I can’t believe it’s just five days until Christmas. There’s something about this season that’s a push and pull, a dichotomy of sorts. People rushing around, stuck in holiday traffic so we can hurry up and relax with family. Perhaps a little bit of stress about organizing family time so every one gets their fair share. Planning all the meals and what to bring. Rush around, relax, rush around, relax.
Andrew and I just got back from a week long camping trip in south Texas. We went from the noise of the city to leaves blowing in the wind, crickets at night and the crackle of campfire. We’ve been so busy since we’ve been home, dinners every night, me teaching yoga and Andrew picking up commercial jobs. We went from the quiet and slow life of the road to a crazy busy schedule. It’s been fun being with family and friends, we wouldn’t change a thing, but I guess what I’m trying to say is… to be blunt, relationships are work. I think this reveals itself in the holidays. You truly want to hang out with family, but sometimes it’s a little strained. Sometimes little arguments spring up and they seem to come out of nowhere. But it’s the holidays!! Everything is suppose to be perfect and joyful like a Christmas card!!
Andrew and I work really well together. Conversation is never forced, we know each other’s quirks and moods. I’ve gotten really good at being with him. Heck, we spend 24/7 with each other on the road. I get back into civilization, surround myself with people and am like, oh, this can be hard sometimes. Is it just me or do you feel the same way around the holidays?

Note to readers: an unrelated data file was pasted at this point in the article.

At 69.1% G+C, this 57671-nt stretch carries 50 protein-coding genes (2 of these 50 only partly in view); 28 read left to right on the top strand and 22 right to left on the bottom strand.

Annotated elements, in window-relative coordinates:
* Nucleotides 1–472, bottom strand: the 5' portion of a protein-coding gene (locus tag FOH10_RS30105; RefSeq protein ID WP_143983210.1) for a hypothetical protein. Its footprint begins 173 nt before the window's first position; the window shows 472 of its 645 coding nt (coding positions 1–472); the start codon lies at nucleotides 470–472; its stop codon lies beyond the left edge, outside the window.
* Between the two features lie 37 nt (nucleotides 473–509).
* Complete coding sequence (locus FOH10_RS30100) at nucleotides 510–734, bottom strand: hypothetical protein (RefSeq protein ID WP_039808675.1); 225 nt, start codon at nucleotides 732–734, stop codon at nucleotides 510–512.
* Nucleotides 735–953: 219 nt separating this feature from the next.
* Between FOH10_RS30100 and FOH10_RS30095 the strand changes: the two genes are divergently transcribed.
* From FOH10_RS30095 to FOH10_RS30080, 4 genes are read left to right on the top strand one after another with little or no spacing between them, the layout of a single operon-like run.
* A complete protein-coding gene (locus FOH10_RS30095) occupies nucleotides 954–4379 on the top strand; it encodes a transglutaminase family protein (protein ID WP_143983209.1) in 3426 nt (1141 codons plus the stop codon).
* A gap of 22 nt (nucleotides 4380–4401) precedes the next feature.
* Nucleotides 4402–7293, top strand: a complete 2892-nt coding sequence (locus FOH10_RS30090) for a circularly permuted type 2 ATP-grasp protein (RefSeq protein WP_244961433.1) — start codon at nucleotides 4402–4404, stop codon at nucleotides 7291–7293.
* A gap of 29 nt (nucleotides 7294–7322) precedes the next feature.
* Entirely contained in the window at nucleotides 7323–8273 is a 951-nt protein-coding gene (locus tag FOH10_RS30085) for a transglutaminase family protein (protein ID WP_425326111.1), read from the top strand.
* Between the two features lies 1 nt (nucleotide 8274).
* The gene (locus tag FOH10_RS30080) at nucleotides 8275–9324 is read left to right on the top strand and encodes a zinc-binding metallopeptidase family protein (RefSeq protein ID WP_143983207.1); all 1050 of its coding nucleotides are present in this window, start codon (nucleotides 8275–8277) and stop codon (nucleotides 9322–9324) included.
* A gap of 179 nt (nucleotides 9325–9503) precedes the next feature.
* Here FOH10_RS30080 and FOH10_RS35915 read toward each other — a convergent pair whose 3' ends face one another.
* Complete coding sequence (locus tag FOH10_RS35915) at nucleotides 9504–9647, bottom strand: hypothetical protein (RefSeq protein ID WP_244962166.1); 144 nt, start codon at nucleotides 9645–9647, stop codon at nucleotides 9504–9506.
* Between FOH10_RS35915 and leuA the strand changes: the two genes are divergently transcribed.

I know part of it is because we’ve gone from one extreme to another. No people, to people every day and night. A transition time is expected. I don’t want to come off as saying people are totally annoying to me and all relationships are hard. I’m just trying to force out this feeling… This feeling that it takes work to maintain relationships. It takes work to get out of your little world and enter into someone else’s life. It takes work to deal with quirks and moods of other people. It takes work to make yourself vulnerable with others. It’s much easier to get with your one person who you got all this figured out with. And to, you know, run away to the mountains. It takes work to enter into the city and deal with people on a daily basis. The moody lady at the grocery store. The crazy driver who cuts you off. Or the extra talkative person next to you in line. It’s much easier to check out on your phone instead of engaging.
Then family. Yall, family can be hard. I got in a yelling match with my Dad over the radio. It was not pretty. We went to our separate corners, came back and apologized and everything was ok. But it wasn’t about the dang radio. We’ve been living with them since we’ve gotten back. They are the best most gracious hosts. But I, like most people, like my little world exactly the way I want it. And I don’t always do best with a new element. I realized that I was having little issues with my Dad over small stuff that I didn’t think was worth bringing up. I stuffed it down and then next thing you know I’m yelling at him about the radio.